\color{blue}{cos(pi/4)} = \color{blue}{(sqrt 2)/2}
\color{blue}{cos(pi/8)} = \color{blue}{(sqrt (2+sqrt 2))/2}
\color{blue}{cos(pi/16)} = \color{blue}{(sqrt(2+sqrt (2+sqrt 2)))/2}
\color{blue}{cos(pi/32)} = \color{blue}{(sqrt(2+sqrt(2+sqrt (2+sqrt 2))))/2}
However, this page is about sines and cosines which have simpler expressions, so we will not expand on this except to say that it shows how we can always find an exact expression for the sine (or cosine) of 1/2, 1/4, 1/8, ... ,1/2^n of any angle for which we have an exact sine (or cosine) expression.

### Superimposing

If we construct a regular triangle (3 sides) and with the same circle centre, construct three regular pentagons (5 sides) with each having one vertex in common with the triangle, we will have the 15 vertices of a regular 15-gon.
This is shown on the right with the 3 pentagons in blue on the same circle, each having a vertex in common with the red triangle and the regular 15-gon appears in yellow.
By superimposing two regular polygons like this, we can construct a regular P×Q-gon (if P and Q have no factors in common otherwise more than one vertex of each will coincide).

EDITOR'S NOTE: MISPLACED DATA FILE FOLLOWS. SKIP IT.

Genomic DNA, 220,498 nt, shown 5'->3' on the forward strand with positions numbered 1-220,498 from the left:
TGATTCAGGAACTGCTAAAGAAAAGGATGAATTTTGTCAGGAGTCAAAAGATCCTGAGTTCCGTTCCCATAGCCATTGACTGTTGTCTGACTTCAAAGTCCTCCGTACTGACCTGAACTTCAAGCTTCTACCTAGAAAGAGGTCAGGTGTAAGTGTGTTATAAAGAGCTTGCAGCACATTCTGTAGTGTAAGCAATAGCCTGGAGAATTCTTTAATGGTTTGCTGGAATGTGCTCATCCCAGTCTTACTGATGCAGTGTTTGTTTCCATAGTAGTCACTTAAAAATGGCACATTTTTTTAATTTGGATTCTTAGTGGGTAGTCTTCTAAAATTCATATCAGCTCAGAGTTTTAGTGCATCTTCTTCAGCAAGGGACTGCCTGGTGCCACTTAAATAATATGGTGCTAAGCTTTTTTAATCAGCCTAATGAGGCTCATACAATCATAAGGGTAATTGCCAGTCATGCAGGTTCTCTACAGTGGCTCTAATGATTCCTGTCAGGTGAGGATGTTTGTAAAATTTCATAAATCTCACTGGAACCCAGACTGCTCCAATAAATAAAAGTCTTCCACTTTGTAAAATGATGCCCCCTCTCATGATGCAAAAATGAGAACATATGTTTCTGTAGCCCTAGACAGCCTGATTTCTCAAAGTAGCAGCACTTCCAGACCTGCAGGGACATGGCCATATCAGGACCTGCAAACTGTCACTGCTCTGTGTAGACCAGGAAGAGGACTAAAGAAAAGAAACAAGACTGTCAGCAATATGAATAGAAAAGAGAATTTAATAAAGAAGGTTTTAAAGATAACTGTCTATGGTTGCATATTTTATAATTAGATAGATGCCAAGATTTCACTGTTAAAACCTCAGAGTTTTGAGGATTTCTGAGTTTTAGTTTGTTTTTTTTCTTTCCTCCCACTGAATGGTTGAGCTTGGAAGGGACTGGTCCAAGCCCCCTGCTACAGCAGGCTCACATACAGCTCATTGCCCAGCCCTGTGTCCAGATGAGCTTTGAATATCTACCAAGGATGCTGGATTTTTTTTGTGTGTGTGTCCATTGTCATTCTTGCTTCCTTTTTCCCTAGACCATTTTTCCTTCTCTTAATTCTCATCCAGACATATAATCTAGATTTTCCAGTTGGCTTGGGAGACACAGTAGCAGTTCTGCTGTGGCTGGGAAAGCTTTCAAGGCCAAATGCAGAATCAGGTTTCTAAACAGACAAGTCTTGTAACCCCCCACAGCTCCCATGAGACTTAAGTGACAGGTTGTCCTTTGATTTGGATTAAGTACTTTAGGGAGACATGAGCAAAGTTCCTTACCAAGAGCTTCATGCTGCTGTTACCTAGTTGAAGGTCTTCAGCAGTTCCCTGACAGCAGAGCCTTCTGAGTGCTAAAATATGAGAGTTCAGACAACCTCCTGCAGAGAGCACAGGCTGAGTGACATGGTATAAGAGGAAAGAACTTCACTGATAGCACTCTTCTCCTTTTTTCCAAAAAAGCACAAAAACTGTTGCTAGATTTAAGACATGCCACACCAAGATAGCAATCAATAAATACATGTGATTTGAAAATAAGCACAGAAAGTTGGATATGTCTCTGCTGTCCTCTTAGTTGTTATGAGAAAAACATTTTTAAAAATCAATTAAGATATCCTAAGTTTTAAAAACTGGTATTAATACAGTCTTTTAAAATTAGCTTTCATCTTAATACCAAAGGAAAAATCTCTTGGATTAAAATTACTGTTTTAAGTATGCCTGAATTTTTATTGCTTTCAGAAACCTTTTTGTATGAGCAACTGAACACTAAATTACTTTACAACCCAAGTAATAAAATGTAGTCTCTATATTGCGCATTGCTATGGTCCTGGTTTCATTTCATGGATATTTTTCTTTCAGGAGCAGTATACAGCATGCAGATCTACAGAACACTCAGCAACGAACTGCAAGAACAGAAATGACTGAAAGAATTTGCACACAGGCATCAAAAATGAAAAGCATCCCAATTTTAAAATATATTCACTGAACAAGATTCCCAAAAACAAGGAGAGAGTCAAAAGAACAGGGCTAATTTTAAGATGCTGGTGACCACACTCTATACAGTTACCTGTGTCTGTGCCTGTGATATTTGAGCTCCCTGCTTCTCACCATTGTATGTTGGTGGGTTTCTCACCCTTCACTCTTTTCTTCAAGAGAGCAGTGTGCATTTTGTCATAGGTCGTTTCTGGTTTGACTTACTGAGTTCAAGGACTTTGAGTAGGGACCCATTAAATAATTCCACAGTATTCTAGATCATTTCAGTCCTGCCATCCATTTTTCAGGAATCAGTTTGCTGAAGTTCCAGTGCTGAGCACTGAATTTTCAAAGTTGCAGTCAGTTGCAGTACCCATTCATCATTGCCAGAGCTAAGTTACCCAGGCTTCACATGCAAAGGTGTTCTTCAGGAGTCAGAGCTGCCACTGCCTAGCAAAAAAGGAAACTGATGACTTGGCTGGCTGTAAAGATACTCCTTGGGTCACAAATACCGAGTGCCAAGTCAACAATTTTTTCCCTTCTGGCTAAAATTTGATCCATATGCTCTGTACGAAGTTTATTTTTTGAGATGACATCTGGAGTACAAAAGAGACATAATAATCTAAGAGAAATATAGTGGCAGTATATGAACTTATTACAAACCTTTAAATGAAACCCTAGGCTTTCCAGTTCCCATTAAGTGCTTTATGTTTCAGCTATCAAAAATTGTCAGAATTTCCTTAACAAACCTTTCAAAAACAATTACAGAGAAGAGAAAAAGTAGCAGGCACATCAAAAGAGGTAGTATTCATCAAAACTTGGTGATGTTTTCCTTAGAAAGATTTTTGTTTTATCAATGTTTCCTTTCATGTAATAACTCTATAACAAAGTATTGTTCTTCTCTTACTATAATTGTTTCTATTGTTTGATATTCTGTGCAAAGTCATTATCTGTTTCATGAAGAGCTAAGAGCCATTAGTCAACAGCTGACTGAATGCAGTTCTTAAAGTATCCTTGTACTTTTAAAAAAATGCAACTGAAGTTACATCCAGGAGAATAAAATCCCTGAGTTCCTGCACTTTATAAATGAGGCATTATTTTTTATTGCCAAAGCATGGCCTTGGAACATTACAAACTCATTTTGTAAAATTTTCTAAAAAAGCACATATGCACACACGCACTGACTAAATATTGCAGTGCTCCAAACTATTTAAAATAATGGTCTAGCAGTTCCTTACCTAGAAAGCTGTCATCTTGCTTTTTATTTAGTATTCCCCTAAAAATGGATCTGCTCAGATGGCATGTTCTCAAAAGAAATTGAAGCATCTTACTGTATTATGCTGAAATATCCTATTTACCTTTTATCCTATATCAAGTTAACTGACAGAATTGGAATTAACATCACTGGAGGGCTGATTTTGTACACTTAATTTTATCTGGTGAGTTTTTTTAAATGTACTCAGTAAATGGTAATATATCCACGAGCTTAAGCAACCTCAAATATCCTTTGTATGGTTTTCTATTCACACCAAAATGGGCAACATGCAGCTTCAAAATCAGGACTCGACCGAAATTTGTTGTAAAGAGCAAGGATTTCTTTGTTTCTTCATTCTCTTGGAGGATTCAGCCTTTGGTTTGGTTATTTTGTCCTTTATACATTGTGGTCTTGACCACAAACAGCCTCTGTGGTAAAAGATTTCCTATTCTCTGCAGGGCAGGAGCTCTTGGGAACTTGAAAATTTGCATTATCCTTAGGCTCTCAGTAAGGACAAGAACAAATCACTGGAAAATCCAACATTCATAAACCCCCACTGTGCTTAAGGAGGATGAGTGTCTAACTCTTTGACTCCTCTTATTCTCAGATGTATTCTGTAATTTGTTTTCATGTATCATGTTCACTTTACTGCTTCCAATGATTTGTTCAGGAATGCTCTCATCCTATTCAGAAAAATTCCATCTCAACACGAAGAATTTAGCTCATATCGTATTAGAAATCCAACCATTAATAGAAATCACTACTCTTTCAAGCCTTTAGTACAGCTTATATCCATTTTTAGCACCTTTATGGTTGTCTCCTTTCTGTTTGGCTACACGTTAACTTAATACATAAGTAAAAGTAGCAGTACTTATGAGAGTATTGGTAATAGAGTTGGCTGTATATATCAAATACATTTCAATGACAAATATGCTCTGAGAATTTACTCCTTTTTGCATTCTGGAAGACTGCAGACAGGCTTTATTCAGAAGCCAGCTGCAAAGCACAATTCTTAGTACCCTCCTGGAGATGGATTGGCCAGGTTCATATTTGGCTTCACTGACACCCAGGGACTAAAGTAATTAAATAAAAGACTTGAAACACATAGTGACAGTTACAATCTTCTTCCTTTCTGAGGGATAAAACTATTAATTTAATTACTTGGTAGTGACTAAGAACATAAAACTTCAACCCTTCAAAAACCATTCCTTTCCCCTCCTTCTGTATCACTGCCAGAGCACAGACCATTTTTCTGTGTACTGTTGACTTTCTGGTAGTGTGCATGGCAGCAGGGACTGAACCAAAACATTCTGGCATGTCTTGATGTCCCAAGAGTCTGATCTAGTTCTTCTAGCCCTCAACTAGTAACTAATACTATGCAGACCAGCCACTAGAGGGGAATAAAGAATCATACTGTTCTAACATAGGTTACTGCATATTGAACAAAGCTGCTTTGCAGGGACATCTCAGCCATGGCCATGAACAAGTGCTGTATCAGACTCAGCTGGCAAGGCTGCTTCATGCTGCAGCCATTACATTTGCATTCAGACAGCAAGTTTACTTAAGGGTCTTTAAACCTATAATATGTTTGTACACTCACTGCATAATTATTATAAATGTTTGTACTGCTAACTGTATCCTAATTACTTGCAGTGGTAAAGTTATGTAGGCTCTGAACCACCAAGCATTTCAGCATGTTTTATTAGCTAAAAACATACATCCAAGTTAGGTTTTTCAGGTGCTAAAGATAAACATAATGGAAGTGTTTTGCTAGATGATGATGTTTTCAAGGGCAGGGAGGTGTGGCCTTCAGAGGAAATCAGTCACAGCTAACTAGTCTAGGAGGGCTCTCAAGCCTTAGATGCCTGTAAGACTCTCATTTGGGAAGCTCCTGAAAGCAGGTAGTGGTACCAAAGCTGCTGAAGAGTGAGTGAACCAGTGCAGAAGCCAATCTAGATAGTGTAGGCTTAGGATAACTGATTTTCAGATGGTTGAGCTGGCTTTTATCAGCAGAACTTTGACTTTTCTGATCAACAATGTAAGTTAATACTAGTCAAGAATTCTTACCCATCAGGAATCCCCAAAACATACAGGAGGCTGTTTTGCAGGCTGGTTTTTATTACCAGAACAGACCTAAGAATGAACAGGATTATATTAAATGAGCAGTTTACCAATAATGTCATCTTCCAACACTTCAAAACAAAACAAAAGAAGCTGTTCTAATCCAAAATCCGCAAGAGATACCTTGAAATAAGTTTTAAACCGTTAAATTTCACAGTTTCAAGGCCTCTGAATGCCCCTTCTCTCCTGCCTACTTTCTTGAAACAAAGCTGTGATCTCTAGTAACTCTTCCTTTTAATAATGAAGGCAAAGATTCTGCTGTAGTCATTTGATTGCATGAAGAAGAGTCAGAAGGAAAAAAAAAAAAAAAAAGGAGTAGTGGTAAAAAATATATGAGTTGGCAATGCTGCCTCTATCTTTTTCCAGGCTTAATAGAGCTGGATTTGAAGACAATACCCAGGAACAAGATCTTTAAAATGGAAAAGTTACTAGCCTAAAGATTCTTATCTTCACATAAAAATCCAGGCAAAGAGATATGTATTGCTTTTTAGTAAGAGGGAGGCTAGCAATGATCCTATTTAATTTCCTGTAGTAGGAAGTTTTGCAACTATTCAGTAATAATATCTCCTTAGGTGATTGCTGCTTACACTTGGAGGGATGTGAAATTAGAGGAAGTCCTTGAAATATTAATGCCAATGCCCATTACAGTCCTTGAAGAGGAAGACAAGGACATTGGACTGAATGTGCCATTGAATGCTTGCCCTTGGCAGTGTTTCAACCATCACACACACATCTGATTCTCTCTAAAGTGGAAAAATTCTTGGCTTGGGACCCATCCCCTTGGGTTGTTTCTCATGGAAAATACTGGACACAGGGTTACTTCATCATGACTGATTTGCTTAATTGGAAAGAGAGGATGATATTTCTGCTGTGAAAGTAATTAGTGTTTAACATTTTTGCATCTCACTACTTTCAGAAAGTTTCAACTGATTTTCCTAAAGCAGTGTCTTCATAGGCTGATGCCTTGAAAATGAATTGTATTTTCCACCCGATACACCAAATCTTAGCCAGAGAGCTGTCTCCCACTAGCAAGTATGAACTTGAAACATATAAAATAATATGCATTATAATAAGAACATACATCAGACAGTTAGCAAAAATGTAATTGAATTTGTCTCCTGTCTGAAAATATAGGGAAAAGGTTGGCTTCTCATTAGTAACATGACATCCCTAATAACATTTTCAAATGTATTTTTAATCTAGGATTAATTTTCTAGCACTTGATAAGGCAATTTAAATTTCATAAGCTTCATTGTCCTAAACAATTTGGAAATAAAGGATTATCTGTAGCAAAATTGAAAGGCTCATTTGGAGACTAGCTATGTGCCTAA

### Do we know all the angles?

All this was known in Euclid's time, around the year 300 BC. So what about 7ths and 9ths? Is it possible to find sines and cosines of all the multiples of 1/7 and 1/9 of a turn in exact terms (using square roots)? What about 11ths and 12ths etc.?

In the next 2000 years no one found an exact geometric method for 7-gons or 9-gons but also no one had proved it was impossible to construct such regular polygons.

Then C F Gauss completely solved the problem while he was a student at Göttingen between 1795 and 1798. Gauss found the conditions on n and its prime factors to solve two equivalent problems:

• drawing a regular n-sided polygon using only a straight edge and compass and
• expressing the cos and sin of 360/n° using only square roots.
If we factor n as 2ap1bp2c..., i.e. a, b, c, ... are the powers of the prime factors of n: 2, p1, p2, ... (the prime's power is 0 if it is not a factor of n) then both of the problems are solvable when
• b,c,... and all the powers except a , the power of 2, must be 1, and
• the primes>2 that are factors of n (that is p1, p2, ...) must be of the form 22k+1 for some number k.
Both problems are solvable for these values of n and only for these values.

Prime numbers of the form 22k+1 are called Fermat primes. The series of numbers of the form 22k+1 begins

220 + 1 = 3, 221 + 1 = 5, 222 + 1 = 17, 223 + 1 = 257, 224 + 1 = 65537, ...